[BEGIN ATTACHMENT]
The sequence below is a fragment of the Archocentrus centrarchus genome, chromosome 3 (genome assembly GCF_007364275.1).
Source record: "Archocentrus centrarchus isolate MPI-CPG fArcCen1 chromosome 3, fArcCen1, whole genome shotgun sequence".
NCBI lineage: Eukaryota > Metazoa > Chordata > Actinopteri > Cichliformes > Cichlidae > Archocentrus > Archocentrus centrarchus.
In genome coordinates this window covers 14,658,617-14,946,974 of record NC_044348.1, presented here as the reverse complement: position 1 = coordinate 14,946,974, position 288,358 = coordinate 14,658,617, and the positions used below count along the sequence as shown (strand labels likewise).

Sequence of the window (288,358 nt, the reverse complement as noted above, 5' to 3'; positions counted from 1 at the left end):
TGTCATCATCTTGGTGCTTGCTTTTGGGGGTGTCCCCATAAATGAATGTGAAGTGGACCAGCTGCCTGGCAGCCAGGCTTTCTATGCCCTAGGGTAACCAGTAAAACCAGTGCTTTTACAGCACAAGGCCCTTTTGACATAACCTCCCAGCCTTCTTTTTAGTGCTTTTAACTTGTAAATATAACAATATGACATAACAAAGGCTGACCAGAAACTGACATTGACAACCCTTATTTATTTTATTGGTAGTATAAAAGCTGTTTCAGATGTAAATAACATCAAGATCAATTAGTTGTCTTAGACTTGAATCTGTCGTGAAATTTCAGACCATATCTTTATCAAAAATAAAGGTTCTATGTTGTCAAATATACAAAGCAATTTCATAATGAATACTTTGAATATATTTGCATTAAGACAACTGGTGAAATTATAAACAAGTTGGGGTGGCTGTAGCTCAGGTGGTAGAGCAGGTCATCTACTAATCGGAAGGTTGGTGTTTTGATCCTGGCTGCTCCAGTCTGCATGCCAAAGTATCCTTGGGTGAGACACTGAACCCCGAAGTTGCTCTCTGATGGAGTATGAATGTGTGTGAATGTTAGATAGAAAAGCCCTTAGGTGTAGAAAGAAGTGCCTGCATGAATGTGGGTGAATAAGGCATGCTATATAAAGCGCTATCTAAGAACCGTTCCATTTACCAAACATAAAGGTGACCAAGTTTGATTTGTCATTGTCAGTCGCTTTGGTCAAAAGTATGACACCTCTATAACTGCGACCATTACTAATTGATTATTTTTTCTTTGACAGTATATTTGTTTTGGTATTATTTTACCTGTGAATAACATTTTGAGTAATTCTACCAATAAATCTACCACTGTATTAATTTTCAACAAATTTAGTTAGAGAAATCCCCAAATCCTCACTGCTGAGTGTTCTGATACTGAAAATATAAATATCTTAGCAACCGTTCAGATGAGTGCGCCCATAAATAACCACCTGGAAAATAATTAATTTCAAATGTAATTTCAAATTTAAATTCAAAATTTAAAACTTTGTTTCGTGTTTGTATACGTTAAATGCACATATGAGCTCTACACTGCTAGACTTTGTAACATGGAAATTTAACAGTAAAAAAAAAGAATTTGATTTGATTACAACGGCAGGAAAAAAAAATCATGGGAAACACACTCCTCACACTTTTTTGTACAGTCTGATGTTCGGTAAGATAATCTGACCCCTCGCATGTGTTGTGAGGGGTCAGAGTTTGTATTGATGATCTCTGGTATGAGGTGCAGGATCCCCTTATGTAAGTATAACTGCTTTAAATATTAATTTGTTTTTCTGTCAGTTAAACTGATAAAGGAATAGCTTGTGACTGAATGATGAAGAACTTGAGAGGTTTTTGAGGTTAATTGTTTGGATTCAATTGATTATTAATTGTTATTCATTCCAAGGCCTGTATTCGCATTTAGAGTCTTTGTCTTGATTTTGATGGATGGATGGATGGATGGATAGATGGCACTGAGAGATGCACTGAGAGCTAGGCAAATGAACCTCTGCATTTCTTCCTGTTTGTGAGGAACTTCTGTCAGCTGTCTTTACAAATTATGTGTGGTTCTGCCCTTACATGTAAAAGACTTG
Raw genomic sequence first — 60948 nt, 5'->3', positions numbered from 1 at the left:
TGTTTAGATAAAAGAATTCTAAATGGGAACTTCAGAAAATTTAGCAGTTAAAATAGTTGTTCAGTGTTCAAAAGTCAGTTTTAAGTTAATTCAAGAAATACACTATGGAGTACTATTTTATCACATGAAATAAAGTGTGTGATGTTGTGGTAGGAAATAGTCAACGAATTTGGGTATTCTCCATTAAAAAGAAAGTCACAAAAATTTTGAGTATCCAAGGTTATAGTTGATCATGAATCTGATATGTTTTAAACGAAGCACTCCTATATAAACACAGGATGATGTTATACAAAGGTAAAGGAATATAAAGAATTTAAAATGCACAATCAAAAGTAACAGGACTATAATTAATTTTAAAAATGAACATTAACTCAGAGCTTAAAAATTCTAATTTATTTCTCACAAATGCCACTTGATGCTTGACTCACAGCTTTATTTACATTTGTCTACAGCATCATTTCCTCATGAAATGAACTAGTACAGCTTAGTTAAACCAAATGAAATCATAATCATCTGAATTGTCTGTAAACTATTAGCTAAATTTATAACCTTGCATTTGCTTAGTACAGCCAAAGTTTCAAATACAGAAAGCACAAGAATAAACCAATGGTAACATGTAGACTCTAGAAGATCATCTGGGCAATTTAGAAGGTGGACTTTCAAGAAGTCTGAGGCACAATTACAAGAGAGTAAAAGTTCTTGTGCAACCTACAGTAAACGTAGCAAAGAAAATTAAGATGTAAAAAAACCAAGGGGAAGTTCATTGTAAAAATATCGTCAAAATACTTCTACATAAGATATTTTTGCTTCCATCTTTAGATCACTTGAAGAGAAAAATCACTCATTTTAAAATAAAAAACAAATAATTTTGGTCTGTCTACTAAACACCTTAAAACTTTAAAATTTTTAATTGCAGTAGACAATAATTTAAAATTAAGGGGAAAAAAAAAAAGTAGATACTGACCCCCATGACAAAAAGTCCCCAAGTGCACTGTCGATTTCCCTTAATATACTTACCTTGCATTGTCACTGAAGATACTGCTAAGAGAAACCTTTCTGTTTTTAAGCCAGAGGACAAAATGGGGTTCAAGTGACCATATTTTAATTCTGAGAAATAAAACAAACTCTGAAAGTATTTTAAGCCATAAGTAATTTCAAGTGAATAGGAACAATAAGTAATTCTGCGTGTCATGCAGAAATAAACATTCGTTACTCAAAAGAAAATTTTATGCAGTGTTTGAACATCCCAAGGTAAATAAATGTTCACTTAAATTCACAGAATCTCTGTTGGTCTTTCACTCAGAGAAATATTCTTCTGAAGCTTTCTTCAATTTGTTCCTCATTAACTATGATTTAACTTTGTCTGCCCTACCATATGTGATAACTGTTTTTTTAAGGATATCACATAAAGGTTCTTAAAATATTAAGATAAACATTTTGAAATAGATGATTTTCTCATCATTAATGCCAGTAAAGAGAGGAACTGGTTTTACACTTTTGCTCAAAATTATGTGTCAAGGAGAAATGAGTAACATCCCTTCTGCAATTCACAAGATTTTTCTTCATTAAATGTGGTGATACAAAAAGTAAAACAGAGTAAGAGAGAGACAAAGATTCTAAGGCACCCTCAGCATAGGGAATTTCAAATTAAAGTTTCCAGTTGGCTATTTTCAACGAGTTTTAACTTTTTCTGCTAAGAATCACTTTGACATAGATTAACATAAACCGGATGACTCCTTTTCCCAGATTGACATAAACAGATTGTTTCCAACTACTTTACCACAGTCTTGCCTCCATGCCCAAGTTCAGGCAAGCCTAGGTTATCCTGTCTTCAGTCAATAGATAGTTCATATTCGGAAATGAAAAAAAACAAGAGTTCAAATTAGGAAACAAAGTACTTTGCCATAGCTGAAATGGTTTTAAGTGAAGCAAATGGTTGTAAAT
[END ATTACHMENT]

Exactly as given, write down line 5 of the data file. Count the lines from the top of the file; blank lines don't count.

Sequence of the window (288,358 nt, the reverse complement as noted above, 5' to 3'; positions counted from 1 at the left end):